Wade Graham, returning to the Origin stage with only 87 minutes of NRL under his belt following a knee reconstruction, was simply incredible. He started on the edge and caused problems for Queensland with his bullocking runs and deft passing skills. Then when Nathan Cleary left the field with an ankle injury, he stepped into the five-eighth role as the Blues scored 20 second-half points to Queensland's zero.
There was only one of the magnificent seven that outplayed Graham and that was Tom Trbojevic. How his brother received the man-of-the-match award ahead of him will go down as the greatest State of Origin mystery since Billy Slater claimed last year's player of the series.
Fourth tackle: What now for Mitchell and Crichton?
After recording Queensland's second biggest defeat in Origin history, the only way Latrell Mitchell and Angus Crichton will slip back into the squad this series will be through injury. Unless there is a backline reshuffle or Wighton or Trbojevic are injured, Mitchell, hailed the greatest player in the world a short couple of weeks ago, will have to wait until next season to find himself back in a Blues jersey. Crichton might not make it back at all.
Crichton stormed onto the scene for the Rabbitohs with much acclaim. Since moving to the Roosters his game has taken a backward step, although he is still a very handy NRL forward. Whether he has the size and the ferocity to be a game-breaker at Origin level is something that the selectors will have to determine.
Fifth and last: Speaking of injury
Nathan Cleary was unable to play out the second half of Game 2, after going down with an ankle injury. He is yet to undergo scans to determine the extent of the injury, but with the Origin decider just two-and-a-half weeks away, he is in extreme doubt.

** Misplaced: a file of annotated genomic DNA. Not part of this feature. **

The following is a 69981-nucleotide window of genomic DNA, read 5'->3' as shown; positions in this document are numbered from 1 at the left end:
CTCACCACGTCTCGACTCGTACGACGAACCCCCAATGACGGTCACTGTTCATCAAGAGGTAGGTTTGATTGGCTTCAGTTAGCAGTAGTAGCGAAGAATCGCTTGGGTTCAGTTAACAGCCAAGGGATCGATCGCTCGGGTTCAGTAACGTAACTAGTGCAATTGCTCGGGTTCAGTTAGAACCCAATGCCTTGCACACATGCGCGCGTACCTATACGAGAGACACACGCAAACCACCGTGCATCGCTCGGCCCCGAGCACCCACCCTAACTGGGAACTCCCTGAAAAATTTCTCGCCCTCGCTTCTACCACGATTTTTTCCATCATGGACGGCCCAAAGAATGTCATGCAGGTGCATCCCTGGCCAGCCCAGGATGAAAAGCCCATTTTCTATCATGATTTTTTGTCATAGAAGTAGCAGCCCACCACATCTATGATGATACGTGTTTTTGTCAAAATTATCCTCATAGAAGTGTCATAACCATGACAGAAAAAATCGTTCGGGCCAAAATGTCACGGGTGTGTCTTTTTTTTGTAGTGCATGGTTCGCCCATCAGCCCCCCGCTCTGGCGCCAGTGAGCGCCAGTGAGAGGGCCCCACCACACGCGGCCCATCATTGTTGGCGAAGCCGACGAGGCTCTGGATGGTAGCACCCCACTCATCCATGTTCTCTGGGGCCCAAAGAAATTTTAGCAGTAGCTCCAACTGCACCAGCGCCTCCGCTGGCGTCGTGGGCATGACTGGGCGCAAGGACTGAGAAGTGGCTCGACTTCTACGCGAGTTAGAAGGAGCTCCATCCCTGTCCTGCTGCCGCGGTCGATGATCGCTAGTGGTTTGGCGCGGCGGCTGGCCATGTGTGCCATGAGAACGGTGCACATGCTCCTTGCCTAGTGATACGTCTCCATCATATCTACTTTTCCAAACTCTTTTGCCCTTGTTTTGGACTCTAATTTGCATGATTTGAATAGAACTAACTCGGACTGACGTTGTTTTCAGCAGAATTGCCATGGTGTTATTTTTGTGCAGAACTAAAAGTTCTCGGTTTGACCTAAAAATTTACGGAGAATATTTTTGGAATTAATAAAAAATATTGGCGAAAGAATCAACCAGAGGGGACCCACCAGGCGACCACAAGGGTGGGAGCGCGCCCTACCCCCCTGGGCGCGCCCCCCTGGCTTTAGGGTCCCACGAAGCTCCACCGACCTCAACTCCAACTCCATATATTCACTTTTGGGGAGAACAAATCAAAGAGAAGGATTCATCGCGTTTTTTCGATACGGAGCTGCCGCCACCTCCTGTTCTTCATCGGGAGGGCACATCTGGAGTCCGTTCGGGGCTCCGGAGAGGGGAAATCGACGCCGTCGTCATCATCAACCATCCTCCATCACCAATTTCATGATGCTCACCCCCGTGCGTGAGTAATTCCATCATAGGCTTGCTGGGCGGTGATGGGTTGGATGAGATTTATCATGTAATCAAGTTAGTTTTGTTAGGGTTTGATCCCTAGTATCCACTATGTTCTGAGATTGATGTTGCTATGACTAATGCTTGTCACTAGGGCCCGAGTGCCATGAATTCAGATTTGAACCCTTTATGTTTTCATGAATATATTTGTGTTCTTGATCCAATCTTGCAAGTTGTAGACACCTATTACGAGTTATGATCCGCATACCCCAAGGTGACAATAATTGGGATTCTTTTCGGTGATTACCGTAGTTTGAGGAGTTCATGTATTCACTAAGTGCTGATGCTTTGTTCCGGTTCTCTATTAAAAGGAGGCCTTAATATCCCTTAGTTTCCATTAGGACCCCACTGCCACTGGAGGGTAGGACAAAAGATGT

What will Fittler and his selectors do if Cleary is ruled out?
There was plenty of post-match chat about bringing form half Mitchell Pearce straight into the No. 7. I am yet to be convinced that Pearce is really interested in having the whole of New South Wales on his back, yet again. There is also the issue of him fitting in with James Maloney when both players have very similar games. There is a suspicion that they would almost get in each other's way as they both like to run the game.
The safer option would be to move Graham into the No. 6 jersey and bring a utility player onto the bench. It worked perfectly well in the second half in Perth. The other option would be to move Wighton into five-eighth, forgive Latrell Mitchell, and assemble one of the most lethal backlines in Origin history. Can Mitchell turn his form around enough in the next Roosters game to convince Fittler and his selectors that he is ready to give his best for the cause?
Hand over: What now for Queensland?
Where does Queensland coach Kevin Walters go from here? How can he turn things around before the decider in Sydney? Do they even have seven players out there to make a Blues-like squad shake-up?
Queensland will go back to the drawing board and realise that they had no real answers to the triple threat of Damien Cook, James Tedesco and Tom Trbojevic. Once the Blues had them on the back foot, they were able to carve them up through the sheer pace of these three, backed up by flashes of magic from winger Josh Addo-Carr.
They'll need to draw on every ounce of that Maroons spirit to cause an upset in the decider. They'll stick with the same squad, give or take the odd injury, mainly because they have no option. They'll need to lift like they have never lifted before, but who can honestly write them off?